The looming energy generation gap is a complex issue, and we appreciate the opportunity to develop appropriate tools to assess the options for developing clean, reliable, and affordable power in the United States in the future.
Financial Report: Walker Expenses
Consultant Research: 10,000
Office & Overhead: 0
Note: Due to refocusing the bulk of the work on building the two Excel models and publishing the report electronically, we applied the budgeted printing costs to cover personnel.
The need for a farsighted energy and climate policy is clear. Markets on their own will not be sufficient, because carbon emissions remain a massive negative externality whose true price is not reflected in energy markets and because private investments in research and development create positive externalities (in the form of knowledge spillovers to other firms and society at large) that dilute the economic incentives for R&D. Government policies will therefore be central.
Too often, energy policy has involved the government rewarding favored technologies rather than letting market forces determine which will emerge. The scale of the problem demands a solution that considers a portfolio of technologies and uses economic incentives to encourage the development of the next generation of low-carbon generating technologies, while removing uneconomic barriers to deploy existing ones. With a strong commitment to market-based policies, EDF is well-positioned to carry out such an analysis.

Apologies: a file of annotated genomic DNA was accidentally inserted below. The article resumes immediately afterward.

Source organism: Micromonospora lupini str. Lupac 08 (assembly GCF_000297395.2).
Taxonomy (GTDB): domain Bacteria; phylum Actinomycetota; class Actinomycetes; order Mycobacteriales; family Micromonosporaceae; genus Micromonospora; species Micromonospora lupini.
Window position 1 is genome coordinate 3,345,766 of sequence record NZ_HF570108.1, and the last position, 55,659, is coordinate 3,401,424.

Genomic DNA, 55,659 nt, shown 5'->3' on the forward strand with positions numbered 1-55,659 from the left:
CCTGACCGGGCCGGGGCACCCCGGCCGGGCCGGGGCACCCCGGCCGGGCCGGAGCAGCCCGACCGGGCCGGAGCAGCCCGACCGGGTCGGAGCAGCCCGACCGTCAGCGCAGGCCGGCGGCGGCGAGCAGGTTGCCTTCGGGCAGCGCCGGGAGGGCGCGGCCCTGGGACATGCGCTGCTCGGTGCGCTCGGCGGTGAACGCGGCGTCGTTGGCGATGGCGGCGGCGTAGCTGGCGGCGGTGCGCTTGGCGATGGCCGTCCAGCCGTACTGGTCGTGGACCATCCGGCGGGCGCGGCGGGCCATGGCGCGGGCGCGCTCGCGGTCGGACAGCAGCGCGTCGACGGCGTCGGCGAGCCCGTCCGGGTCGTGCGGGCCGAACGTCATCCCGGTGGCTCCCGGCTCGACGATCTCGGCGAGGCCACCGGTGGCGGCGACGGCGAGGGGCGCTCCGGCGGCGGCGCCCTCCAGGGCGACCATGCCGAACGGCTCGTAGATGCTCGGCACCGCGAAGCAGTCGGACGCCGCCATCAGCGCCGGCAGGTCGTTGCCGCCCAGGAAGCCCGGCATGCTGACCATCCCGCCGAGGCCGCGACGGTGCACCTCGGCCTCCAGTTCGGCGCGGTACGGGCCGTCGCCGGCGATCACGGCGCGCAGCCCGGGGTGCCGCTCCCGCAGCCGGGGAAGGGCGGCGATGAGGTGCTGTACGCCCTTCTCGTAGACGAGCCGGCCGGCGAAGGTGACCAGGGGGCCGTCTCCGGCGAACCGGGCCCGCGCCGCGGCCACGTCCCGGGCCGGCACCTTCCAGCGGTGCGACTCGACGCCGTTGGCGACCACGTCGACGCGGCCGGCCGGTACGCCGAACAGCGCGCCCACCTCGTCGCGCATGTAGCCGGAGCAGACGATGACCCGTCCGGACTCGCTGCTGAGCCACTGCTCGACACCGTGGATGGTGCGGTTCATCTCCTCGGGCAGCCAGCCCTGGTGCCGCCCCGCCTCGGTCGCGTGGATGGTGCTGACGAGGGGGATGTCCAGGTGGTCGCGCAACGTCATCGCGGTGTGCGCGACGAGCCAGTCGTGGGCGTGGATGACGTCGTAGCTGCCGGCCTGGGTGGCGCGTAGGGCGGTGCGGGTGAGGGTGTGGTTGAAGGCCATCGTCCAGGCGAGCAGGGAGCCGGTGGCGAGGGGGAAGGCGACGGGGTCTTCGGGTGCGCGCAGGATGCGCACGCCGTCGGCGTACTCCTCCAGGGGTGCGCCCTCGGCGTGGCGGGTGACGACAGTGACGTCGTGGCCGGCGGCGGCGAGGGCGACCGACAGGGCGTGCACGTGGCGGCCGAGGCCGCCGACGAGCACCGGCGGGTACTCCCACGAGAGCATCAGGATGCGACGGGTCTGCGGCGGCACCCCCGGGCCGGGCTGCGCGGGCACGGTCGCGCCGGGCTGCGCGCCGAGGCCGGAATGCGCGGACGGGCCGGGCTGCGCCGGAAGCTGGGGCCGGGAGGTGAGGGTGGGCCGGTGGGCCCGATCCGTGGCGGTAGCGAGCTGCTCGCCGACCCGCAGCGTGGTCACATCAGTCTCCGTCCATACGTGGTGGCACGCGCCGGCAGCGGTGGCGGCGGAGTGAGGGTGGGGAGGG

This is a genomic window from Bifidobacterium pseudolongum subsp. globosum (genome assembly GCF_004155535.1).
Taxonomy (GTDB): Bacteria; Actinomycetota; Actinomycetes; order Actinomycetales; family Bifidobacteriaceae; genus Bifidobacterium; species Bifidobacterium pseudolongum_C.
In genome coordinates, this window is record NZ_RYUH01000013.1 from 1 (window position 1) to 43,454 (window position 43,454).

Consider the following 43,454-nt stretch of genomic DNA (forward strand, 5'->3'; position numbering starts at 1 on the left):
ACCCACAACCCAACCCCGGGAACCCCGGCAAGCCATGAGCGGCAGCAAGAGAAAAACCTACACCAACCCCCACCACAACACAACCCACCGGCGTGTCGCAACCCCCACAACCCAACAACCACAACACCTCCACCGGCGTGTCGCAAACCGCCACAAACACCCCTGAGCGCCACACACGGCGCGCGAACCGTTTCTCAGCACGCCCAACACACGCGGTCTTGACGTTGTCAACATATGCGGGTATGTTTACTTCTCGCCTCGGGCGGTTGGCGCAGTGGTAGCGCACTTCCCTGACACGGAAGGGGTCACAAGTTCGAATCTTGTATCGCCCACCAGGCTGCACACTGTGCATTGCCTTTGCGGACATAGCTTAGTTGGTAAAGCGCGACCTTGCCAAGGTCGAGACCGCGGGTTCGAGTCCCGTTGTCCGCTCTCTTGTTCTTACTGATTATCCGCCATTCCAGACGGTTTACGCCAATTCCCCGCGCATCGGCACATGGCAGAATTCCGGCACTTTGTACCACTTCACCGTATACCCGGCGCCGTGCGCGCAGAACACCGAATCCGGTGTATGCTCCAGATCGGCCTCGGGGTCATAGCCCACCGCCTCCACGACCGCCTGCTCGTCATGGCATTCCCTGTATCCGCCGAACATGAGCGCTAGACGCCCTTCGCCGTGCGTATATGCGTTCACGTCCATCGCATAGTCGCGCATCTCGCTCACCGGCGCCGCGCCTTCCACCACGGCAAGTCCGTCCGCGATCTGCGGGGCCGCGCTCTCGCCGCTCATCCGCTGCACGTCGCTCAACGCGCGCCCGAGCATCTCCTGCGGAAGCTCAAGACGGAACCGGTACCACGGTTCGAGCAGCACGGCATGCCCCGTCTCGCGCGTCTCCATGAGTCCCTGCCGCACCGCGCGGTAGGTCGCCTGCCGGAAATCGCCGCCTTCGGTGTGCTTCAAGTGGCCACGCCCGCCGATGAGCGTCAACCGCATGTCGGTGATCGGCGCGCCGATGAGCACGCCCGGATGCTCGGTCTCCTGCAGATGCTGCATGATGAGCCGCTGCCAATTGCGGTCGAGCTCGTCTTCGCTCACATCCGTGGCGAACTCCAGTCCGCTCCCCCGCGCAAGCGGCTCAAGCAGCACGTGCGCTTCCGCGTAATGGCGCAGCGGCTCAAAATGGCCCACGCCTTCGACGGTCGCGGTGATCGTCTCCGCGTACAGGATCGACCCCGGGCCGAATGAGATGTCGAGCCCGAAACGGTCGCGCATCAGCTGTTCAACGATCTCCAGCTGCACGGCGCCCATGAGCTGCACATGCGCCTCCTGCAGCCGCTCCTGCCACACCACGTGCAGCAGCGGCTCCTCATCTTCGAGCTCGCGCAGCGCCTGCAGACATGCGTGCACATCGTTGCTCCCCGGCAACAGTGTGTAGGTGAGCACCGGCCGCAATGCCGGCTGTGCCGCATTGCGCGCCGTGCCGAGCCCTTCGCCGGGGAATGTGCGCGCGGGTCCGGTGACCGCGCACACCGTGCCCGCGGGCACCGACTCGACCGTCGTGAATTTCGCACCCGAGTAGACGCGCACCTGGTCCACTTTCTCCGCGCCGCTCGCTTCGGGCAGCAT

Failure by Congress to enact cap-and-trade legislation and likelihood of more partisan gridlock has shelved plans to pass comprehensive climate policy. Yet the urgency of solving climate change has not abated, nor has the need for a market-based solution: given the scale of the market failure at the root of climate change (negative externality imposed by greenhouse gases emissions), the ubiquity of carbon, and the need for massive capital investment to transform the world’s energy systems, a lasting solution must put a price on carbon, either through a carbon tax or a cap-and-trade program. As we develop the bipartisan political will for such a long-term solution, however, it is imperative to explore near-term steps that can help put the economy on a lower emissions trajectory. The need for a coherent and farsighted national energy policy provides such opportunity--and the benefits would extend far beyond the US where the need for low-carbon electricity generation is even more acute.
(Check sent: 12/13/2010)